(This review was published in the September 26, 2016 issue of the Ottawa Jewish Bulletin.)
Kroke is a trio – Tomasz Kukurba on viola, Jerzy Bawol on accordion, and Tomasz Lato on double bass – formed more than 20 years ago by three graduates of the Academy of Music in Kraków, Poland (Kroke is Yiddish for Kraków), to play traditional klezmer music.
While their music – which is mostly instrumental, but with vocalizing that usually seems wordless – remains inspired by klezmer music, Ten, obviously their 10th album, is filled entirely with their lovely, sometimes brooding, original compositions.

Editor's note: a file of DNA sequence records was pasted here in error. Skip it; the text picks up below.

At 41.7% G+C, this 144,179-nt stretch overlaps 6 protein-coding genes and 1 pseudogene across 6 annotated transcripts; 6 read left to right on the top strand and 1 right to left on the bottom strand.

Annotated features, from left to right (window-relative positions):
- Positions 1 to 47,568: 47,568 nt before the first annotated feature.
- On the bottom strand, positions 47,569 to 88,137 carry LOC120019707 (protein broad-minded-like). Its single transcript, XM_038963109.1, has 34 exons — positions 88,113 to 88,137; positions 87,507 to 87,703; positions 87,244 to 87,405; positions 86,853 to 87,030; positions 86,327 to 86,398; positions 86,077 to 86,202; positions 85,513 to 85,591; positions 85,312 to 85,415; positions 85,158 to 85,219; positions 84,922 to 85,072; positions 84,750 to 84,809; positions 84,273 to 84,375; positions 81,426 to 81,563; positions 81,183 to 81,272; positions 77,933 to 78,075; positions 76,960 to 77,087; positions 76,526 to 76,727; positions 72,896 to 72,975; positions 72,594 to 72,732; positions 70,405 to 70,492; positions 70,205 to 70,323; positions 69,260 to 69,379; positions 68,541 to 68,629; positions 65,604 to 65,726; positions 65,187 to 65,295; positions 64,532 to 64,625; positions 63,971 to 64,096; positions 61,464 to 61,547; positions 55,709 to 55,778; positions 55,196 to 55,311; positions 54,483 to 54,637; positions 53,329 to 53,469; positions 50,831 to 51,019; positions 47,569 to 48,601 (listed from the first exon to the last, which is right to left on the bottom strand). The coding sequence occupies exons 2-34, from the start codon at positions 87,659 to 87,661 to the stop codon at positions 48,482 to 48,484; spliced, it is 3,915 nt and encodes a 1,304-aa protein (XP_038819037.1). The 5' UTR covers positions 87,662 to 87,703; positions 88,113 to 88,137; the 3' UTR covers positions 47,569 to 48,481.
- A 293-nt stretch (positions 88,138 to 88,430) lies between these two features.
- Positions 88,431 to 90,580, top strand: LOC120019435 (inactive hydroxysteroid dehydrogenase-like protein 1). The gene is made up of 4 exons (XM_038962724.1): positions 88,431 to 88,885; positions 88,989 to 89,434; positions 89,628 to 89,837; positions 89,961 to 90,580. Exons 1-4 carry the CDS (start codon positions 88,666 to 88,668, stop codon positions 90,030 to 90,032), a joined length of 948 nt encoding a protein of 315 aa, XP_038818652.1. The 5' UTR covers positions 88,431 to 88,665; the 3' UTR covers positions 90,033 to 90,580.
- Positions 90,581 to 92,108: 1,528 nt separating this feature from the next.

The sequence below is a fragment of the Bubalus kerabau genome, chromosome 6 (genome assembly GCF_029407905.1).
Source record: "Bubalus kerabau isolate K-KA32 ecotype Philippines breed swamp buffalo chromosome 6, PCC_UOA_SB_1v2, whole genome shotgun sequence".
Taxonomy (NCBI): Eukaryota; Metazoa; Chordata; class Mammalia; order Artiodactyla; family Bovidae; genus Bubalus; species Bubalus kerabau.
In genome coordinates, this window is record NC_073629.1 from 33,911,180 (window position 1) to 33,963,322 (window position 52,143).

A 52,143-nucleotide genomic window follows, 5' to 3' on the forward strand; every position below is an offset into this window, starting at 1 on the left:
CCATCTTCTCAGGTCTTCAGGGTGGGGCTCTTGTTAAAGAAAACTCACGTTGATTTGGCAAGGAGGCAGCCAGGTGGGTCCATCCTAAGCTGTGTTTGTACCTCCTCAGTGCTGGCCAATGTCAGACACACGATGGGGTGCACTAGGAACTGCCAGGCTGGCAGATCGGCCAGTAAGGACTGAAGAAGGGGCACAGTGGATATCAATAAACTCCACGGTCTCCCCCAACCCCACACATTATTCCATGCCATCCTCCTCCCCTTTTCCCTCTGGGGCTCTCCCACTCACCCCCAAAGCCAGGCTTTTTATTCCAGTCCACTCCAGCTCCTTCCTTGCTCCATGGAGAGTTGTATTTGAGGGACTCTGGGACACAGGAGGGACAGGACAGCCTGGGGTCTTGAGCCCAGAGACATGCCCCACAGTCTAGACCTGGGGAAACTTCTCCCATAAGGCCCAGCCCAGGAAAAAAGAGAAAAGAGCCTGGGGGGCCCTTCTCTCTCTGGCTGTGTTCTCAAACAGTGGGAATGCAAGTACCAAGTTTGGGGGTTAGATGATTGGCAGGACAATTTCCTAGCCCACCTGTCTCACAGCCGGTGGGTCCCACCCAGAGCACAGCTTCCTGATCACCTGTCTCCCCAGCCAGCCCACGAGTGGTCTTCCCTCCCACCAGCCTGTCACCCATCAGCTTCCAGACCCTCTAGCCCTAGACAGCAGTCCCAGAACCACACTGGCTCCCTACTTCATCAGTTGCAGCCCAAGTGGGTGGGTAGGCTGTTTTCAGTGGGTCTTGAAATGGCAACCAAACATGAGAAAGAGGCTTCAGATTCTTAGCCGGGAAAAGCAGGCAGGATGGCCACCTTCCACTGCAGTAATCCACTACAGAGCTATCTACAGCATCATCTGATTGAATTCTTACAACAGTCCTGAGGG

The interplay of the three musicians (plus percussionist Slawek Berny on six of the nine tracks and vocalist Anna Maria Jopek on one) is quite remarkable. The instruments weave in and around each other sometimes supporting a soloist, sometimes achieving a unified almost-orchestral sound.
Among the highlights are “Mirrors,” the longest piece at seven minutes, a musical conversation in which textures and tempos constantly shift; “Once Upon a Time,” which seems like it could be a soundtrack to a fairytale’s walk in the woods; and “Passacaglia for 3,” a quietly layered composition highlighted by the pulsing, heartbeat-like pacing of Lato’s bass.